Traffic Signal

A manually-controlled gas-powered light-switch on London Bridge was the first traffic signal. It was never popular and, in 1869, exploded and hurt the policeman controlling the switch.

Subsequently, there were countless versions of semaphore lights to control traffic. None gained commercial acceptance.

Morgan, who invented the gas mask, also invented and patented the modern traffic signal. General Electric purchased his traffic signal patent for $40,000 in 1923.

As an African American, Morgan (“the Black Edison”), repeatedly struggled to gain acceptance in business circles.

Morgan lost all his money in 1929, due to the Great Depression. He sought government funds as a reward for a daring rescue in 1916, where he and his gas masks saved the lives of 32 people.

He had been written out of the account due to racism, despite that the town Mayor confirmed his ingenuity and heroinism.

Traffic Light History: Note No Mention of Morgan

Gas Mask

Gas masks lower the risk of damage for firefighters and soldiers.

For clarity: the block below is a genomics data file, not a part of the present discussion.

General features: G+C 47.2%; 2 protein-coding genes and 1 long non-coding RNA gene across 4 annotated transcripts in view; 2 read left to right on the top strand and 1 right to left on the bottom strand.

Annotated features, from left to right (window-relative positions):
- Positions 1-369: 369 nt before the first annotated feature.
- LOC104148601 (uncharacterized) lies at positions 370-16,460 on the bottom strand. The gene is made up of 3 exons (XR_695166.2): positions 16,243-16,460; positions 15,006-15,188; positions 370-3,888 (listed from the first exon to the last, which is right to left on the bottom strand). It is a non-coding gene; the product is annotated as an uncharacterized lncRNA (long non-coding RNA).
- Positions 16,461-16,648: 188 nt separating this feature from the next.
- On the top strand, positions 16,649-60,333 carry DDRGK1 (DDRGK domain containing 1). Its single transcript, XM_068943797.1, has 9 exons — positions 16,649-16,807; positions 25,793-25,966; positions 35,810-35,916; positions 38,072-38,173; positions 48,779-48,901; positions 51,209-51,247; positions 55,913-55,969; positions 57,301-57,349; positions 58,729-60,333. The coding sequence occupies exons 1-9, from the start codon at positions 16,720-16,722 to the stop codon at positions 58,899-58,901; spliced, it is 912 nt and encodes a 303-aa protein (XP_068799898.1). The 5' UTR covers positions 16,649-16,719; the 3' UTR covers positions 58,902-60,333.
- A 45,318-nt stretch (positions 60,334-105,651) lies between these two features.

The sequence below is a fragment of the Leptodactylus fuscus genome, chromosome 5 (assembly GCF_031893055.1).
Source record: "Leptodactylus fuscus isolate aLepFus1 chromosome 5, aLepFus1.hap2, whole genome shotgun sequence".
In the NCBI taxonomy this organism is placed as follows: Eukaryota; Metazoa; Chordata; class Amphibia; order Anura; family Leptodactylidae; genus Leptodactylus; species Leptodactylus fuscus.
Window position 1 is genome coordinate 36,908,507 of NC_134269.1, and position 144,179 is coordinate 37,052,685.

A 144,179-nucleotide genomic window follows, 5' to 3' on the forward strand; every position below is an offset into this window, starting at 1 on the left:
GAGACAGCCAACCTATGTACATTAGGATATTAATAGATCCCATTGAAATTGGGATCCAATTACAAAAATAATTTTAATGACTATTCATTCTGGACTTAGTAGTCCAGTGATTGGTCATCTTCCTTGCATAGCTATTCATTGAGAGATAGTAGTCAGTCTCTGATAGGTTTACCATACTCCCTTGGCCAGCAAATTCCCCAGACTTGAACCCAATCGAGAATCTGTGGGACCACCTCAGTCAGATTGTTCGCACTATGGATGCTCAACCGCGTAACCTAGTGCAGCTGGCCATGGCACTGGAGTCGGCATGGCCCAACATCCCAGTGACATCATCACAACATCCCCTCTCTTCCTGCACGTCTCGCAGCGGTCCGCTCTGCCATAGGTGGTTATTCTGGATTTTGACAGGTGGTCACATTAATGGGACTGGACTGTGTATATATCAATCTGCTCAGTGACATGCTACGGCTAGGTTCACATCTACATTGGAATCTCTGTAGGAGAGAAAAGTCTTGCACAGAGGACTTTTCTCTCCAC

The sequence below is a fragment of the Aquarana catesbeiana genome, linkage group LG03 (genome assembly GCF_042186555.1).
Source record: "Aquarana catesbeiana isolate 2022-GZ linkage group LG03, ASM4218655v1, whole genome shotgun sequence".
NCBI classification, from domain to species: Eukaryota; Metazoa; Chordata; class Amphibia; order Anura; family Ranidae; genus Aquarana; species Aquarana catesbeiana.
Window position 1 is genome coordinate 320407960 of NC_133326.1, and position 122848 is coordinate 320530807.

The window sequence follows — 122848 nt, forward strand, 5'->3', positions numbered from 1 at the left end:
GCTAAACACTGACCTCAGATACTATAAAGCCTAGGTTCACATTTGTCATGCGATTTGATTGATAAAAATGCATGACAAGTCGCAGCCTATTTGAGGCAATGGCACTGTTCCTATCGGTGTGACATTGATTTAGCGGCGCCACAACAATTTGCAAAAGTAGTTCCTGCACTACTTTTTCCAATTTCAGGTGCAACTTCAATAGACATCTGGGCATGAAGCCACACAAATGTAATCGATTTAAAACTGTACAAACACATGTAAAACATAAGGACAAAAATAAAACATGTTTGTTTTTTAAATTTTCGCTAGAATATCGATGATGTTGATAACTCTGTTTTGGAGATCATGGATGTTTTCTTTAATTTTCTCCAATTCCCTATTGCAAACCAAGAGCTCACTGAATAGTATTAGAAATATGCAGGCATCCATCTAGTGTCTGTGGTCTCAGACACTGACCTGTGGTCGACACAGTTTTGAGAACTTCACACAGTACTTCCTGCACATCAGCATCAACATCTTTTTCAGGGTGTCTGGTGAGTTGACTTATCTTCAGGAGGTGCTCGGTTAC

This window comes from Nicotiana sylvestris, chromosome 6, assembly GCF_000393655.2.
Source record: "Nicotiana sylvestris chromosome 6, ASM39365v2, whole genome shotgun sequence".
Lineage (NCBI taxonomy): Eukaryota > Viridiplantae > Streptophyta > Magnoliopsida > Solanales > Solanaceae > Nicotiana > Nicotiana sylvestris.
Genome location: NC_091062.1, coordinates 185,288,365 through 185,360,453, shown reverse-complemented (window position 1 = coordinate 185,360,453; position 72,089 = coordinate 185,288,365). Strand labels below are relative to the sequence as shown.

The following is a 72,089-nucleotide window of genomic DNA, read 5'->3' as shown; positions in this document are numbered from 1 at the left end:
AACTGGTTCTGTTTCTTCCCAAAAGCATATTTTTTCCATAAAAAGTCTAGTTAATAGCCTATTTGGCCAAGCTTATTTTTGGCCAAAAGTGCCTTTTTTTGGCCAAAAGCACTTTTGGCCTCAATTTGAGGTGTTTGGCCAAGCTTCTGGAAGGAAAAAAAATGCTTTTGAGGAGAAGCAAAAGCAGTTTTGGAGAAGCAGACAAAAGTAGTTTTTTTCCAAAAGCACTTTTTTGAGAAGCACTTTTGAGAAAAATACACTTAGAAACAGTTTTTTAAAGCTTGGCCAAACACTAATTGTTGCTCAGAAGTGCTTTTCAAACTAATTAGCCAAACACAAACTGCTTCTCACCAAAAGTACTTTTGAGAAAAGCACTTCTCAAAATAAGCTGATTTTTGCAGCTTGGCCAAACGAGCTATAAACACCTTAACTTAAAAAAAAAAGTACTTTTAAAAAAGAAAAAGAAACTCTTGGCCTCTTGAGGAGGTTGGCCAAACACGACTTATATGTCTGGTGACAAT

Garret Morgan, the son of freed slaves, developed an early gas mask for use in fires. Hoses dragged along the ground where air was cleaner, because smoke rises. There was also a 15-minute air supply for when air became hopelessly polluted. Patented in 1914, fire departments were the primary customers.

In sales demonstrations, white colleagues pretended to be the inventor to circumvent racial prejudice. His mother was half Native American and his father half white, the son of Confederate Col. John Hunt Morgan.

After the use of poison gas in WWI, Russian Nikolay Zelinsky developed the modern gas mask. Morgan’s mask worked well with fires but it was not designed for chemical warfare. Zelinsky’s mask used carbon filters protect lungs and eyes from chlorine, mustard, and other weaponized gasses.